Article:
Hormone receptor-positive and human epidermal growth factor receptor-2-positive (HR+/HER2+) breast cancer comprise approximately 5-10% of all invasive breast cancers. However, the lack of knowledge regarding the complexity of tumor heterogeneity in HR+/HER2+ disease remains a barrier to more accurate therapies. This study aimed to describe the tumor heterogeneity of HR+/HER2+ breast cancer and to establish a novel indicator to identify the HER2-enriched-like subtype in patients with HR+/HER2+ breast cancer.
First, a comprehensive analysis was performed on HR+/HER2+ breast cancer samples from the TCGA (n=141) and METABRIC (n=104) databases. We determined the distribution of PAM50 intrinsic subtypes within the two cohorts and compared the somatic mutational profile and RNA expression features between HER2-enriched and non-HER2-enriched subtypes. We then performed multiplex immunofluorescence to evaluate HER2 and estrogen receptor (ER) expression simultaneously in the third cohort, enrolling 43 cases of early HR+/HER2+ breast cancer from Cancer Hospital, Chinese Academy of Medical Sciences (CAMS).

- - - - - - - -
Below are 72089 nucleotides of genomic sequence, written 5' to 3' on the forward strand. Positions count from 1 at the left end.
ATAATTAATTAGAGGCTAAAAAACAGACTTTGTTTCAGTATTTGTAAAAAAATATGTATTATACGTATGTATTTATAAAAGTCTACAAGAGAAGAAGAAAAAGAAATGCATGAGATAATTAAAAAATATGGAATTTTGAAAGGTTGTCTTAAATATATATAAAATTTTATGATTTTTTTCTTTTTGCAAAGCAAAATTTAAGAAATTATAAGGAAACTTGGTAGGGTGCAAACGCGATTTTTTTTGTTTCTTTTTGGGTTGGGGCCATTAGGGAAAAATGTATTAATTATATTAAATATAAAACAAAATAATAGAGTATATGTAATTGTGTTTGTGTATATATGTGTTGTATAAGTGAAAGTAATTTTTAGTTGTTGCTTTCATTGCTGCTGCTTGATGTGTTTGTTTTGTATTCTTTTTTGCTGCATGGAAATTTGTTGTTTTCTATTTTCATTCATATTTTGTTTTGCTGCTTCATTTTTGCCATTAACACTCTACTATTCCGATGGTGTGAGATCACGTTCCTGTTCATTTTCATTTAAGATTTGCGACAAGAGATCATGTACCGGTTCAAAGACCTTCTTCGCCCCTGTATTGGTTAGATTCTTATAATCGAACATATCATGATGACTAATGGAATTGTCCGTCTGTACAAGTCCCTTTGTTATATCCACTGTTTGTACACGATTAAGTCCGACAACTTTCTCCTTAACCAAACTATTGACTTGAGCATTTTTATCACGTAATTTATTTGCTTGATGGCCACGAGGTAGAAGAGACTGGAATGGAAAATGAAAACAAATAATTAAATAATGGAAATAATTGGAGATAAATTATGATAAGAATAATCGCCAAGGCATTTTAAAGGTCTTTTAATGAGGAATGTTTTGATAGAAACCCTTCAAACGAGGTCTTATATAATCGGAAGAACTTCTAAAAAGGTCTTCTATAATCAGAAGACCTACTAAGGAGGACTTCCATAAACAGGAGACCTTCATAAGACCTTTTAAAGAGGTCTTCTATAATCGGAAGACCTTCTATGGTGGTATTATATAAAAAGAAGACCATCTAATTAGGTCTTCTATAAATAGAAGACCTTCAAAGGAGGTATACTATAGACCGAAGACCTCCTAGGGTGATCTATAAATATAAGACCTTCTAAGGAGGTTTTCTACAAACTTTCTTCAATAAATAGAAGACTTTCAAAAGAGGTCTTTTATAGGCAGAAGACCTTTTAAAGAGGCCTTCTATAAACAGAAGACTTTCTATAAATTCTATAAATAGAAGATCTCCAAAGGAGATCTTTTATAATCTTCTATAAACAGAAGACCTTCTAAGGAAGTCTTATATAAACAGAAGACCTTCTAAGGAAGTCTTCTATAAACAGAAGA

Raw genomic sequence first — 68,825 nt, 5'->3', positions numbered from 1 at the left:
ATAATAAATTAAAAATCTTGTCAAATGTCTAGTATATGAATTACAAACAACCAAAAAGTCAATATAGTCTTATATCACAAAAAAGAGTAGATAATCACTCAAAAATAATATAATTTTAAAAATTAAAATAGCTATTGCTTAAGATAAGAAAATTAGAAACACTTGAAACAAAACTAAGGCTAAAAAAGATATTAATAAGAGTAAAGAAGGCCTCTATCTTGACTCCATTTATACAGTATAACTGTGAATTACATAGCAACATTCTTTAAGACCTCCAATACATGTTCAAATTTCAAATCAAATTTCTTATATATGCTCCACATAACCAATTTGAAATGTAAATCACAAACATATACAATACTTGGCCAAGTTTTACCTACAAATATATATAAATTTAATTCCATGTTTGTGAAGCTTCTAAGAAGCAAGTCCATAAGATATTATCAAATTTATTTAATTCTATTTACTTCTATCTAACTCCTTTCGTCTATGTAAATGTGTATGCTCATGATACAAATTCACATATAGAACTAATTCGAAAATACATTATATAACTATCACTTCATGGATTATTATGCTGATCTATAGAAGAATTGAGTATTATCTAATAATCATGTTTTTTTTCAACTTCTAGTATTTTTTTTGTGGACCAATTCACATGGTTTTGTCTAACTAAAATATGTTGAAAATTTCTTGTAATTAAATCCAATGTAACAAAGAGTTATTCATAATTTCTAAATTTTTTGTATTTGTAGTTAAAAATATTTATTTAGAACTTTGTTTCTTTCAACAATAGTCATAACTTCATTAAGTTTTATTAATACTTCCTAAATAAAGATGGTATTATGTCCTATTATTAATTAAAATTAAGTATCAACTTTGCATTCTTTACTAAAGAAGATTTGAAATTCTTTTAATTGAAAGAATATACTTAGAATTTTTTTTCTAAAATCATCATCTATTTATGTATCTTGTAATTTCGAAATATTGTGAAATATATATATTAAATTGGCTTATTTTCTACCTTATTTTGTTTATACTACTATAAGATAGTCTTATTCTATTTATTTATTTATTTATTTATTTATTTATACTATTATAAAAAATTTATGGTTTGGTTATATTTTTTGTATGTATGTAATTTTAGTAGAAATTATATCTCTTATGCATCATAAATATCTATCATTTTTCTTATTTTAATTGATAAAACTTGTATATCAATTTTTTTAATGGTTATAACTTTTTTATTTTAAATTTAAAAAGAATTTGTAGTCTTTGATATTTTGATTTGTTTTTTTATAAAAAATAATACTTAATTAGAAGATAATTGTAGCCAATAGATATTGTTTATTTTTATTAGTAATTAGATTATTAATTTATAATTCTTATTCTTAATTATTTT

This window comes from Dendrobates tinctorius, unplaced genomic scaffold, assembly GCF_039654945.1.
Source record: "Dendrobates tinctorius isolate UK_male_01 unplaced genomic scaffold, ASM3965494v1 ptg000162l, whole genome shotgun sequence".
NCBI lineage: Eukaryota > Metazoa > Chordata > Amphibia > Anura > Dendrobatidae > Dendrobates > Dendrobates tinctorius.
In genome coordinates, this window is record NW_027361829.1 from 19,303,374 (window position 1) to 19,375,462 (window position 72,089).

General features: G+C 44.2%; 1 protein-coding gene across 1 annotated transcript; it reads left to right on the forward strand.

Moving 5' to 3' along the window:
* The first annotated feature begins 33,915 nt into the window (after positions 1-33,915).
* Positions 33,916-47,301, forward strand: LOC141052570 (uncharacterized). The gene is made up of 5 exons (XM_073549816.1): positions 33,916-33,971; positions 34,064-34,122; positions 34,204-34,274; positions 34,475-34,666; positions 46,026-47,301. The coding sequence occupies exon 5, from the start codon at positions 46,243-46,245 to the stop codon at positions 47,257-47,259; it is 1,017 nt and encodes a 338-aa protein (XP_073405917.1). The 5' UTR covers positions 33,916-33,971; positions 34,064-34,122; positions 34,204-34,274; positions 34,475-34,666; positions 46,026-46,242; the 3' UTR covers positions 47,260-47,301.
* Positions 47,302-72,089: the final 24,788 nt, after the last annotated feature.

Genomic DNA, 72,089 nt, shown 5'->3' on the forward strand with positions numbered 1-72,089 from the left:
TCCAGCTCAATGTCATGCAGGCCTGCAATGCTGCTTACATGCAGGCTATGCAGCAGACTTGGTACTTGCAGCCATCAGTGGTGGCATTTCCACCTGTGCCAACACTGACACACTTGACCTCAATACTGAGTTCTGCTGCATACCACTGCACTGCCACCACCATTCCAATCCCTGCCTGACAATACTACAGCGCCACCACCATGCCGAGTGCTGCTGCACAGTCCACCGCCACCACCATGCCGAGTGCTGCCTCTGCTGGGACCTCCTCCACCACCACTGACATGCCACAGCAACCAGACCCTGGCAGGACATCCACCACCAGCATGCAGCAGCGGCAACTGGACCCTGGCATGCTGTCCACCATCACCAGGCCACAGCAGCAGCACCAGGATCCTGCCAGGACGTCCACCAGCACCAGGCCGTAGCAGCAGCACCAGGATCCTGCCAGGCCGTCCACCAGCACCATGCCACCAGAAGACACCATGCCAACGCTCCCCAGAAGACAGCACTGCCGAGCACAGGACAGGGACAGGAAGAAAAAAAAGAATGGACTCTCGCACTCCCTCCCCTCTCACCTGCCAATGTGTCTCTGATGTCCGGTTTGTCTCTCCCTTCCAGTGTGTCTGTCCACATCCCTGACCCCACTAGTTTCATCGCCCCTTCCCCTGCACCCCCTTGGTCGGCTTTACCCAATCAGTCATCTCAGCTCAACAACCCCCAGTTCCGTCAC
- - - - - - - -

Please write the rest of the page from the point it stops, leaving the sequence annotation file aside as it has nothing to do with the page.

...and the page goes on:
All four main intrinsic subtypes were identified in HR+/HER2+ breast cancer, of which the luminal-B subtype was the most common, followed by the HER2-enriched and luminal-A subtypes. Significantly increased TP53 and ERBB3 and decreased PIK3CA somatic mutation frequency were observed in the HER2-enriched subtype compared with the non-HER2-enriched subtype. In addition, the HER2-enriched subtype was characterized by significantly higher ERBB2 and lower ESR1 expression. We then constructed a marker termed rH/E to reflect the relative expression of ERBB2 to ESR1 in each patient. rH/E discriminates the HER2-enriched subtype from the non-HER2 subtypes better than the expression of ERBB2 or ESR1 alone. In the CAMS cohort, we observed four subtypes of tumor cells: ER+/HER2-, ER+/HER2+, ER-/HER2+, and ER-/HER2-. Tumor cell diversity was common, with 86% of patients having all four subtypes of tumor cells. Moreover, rH/E showed a significant prognostic association in the CAMS cohort.
This study furthers our understanding of the complexity of tumor heterogeneity in HR+/HER2+breast cancer, and suggests that the combined analysis of ERBB2 and ESR1 expression may contribute to identifying patients with specific subtypes in this population.